Results were analyzed for 48 consecutive patients with acute myeloid leukemia not in remission who underwent unrelated donor bone marrow or stem cell transplantation between 1991 and February 2003 at 2 transplant centers. Forty-six were adults with a median age of 32 years (range, 4-58 years). Forty-two were HLA-A, -B, and -DR matched with their respective donors, and 6 were mismatched at 1 of these loci. The conditioning regimen was myeloablative in all cases: busulfan/ cyclophosphamide/etoposide in 34 patients, busulfan/cyclophosphamide in 10 patients, and total body irradiation based in 4 patients. Median follow-up for survivors was 540 days (range, 145-2716 days). Only patients with <5000 peripheral blood blasts per microliter at the time of transplantation survived 2 years (18% versus 0%; P = .003). Similarly, patients with <20% blasts in the marrow at the time of transplantation had superior 2-year survival compared with those who had ≥20% (33% versus 5%; P = .04). Patients with <20% blasts who had ≥3 prior therapies also fared poorly. Cause of death was more commonly treatment related rather than relapse related. This study confirms that patients with acute myeloid leukemia not in remission can achieve prolonged survival with myeloablative conditioning and unrelated donor cell transplantation. However, sustained survival occurs only in patients with a low disease burden at the time of unrelated donor stem cell transplantation, and patients with a high disease burden may benefit from added counseling regarding the high risk of death due to both treatment-related toxicities and disease relapse.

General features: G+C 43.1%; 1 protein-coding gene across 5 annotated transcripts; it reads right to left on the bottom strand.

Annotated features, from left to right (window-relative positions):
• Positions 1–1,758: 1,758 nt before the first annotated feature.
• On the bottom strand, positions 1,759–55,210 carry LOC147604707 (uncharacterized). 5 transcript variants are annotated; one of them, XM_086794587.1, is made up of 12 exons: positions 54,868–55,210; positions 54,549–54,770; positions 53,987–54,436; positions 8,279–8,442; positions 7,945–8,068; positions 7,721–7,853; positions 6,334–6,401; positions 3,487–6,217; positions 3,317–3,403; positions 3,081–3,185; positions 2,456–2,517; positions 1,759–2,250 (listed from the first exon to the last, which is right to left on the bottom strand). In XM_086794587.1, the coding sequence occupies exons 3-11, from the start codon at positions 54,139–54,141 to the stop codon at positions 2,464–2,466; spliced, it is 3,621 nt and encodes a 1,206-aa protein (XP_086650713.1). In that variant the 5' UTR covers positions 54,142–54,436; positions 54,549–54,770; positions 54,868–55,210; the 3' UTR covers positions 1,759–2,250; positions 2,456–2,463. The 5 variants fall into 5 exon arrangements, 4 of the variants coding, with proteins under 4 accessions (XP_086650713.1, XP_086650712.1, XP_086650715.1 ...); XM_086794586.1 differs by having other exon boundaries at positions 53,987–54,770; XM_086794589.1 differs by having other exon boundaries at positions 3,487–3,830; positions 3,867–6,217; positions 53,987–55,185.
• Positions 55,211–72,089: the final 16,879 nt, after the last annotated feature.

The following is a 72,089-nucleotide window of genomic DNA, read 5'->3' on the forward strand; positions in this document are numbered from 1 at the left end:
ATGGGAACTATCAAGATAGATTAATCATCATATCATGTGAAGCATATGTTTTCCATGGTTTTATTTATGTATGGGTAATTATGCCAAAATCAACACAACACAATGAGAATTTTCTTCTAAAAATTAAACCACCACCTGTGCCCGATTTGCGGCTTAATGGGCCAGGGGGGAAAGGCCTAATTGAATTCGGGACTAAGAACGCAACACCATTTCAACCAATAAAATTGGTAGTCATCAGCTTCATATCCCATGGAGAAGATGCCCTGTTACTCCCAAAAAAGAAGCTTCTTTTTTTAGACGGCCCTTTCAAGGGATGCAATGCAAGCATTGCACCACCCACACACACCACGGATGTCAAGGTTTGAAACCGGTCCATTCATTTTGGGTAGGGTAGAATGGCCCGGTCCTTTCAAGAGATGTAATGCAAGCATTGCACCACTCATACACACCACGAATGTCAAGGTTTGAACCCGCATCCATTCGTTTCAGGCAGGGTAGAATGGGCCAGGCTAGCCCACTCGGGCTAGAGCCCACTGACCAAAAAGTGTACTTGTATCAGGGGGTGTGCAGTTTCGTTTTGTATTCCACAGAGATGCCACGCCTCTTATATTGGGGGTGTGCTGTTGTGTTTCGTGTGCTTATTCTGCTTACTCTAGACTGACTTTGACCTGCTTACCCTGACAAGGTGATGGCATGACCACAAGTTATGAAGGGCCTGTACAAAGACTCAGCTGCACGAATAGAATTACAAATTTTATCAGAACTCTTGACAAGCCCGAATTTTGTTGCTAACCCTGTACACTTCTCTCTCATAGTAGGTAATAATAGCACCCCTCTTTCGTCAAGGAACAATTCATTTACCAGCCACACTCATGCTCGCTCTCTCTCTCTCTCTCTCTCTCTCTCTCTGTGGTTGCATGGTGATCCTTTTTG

- Disease burden
- Unrelated donor cell transplantation
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